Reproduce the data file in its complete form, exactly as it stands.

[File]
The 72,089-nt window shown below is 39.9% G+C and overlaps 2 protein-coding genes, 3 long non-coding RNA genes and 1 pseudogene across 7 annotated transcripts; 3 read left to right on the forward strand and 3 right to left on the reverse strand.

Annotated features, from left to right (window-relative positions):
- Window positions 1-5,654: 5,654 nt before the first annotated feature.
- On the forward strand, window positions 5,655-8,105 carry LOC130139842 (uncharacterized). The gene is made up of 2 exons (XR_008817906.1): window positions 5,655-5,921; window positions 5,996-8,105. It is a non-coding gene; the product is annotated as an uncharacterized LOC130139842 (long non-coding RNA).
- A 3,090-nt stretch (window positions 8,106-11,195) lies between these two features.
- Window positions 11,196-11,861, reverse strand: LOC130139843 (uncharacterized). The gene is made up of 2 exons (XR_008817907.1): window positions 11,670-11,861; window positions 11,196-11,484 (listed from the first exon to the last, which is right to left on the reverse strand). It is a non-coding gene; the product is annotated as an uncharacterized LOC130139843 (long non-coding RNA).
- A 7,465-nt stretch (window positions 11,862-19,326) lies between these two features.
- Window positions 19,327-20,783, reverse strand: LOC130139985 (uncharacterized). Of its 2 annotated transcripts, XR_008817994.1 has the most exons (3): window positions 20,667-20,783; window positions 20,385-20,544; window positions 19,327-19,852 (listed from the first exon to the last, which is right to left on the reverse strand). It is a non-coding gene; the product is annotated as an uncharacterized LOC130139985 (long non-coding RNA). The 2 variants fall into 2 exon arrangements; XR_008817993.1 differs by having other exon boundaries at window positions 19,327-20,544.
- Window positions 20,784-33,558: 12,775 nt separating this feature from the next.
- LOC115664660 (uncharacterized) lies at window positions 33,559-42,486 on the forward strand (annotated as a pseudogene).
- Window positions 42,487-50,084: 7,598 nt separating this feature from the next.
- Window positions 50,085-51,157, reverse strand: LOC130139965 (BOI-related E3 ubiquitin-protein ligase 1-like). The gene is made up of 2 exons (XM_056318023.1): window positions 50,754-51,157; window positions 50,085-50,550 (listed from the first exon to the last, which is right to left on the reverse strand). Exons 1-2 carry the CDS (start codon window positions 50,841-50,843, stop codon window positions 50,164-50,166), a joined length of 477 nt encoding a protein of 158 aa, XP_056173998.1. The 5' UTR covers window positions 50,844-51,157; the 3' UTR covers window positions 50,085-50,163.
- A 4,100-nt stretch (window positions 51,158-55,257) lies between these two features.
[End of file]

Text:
The 72,089-nt window shown below is 39.9% G+C and overlaps 2 protein-coding genes, 3 long non-coding RNA genes and 1 pseudogene across 7 annotated transcripts; 3 read left to right on the forward strand and 3 right to left on the reverse strand.

Annotated features, from left to right (window-relative positions):
- Window positions 1-5,654: 5,654 nt before the first annotated feature.
- On the forward strand, window positions 5,655-8,105 carry LOC130139842 (uncharacterized). The gene is made up of 2 exons (XR_008817906.1): window positions 5,655-5,921; window positions 5,996-8,105. It is a non-coding gene; the product is annotated as an uncharacterized LOC130139842 (long non-coding RNA).
- A 3,090-nt stretch (window positions 8,106-11,195) lies between these two features.
- Window positions 11,196-11,861, reverse strand: LOC130139843 (uncharacterized). The gene is made up of 2 exons (XR_008817907.1): window positions 11,670-11,861; window positions 11,196-11,484 (listed from the first exon to the last, which is right to left on the reverse strand). It is a non-coding gene; the product is annotated as an uncharacterized LOC130139843 (long non-coding RNA).
- A 7,465-nt stretch (window positions 11,862-19,326) lies between these two features.
- Window positions 19,327-20,783, reverse strand: LOC130139985 (uncharacterized). Of its 2 annotated transcripts, XR_008817994.1 has the most exons (3): window positions 20,667-20,783; window positions 20,385-20,544; window positions 19,327-19,852 (listed from the first exon to the last, which is right to left on the reverse strand). It is a non-coding gene; the product is annotated as an uncharacterized LOC130139985 (long non-coding RNA). The 2 variants fall into 2 exon arrangements; XR_008817993.1 differs by having other exon boundaries at window positions 19,327-20,544.
- Window positions 20,784-33,558: 12,775 nt separating this feature from the next.
- LOC115664660 (uncharacterized) lies at window positions 33,559-42,486 on the forward strand (annotated as a pseudogene).
- Window positions 42,487-50,084: 7,598 nt separating this feature from the next.
- Window positions 50,085-51,157, reverse strand: LOC130139965 (BOI-related E3 ubiquitin-protein ligase 1-like). The gene is made up of 2 exons (XM_056318023.1): window positions 50,754-51,157; window positions 50,085-50,550 (listed from the first exon to the last, which is right to left on the reverse strand). Exons 1-2 carry the CDS (start codon window positions 50,841-50,843, stop codon window positions 50,164-50,166), a joined length of 477 nt encoding a protein of 158 aa, XP_056173998.1. The 5' UTR covers window positions 50,844-51,157; the 3' UTR covers window positions 50,085-50,163.
- A 4,100-nt stretch (window positions 51,158-55,257) lies between these two features.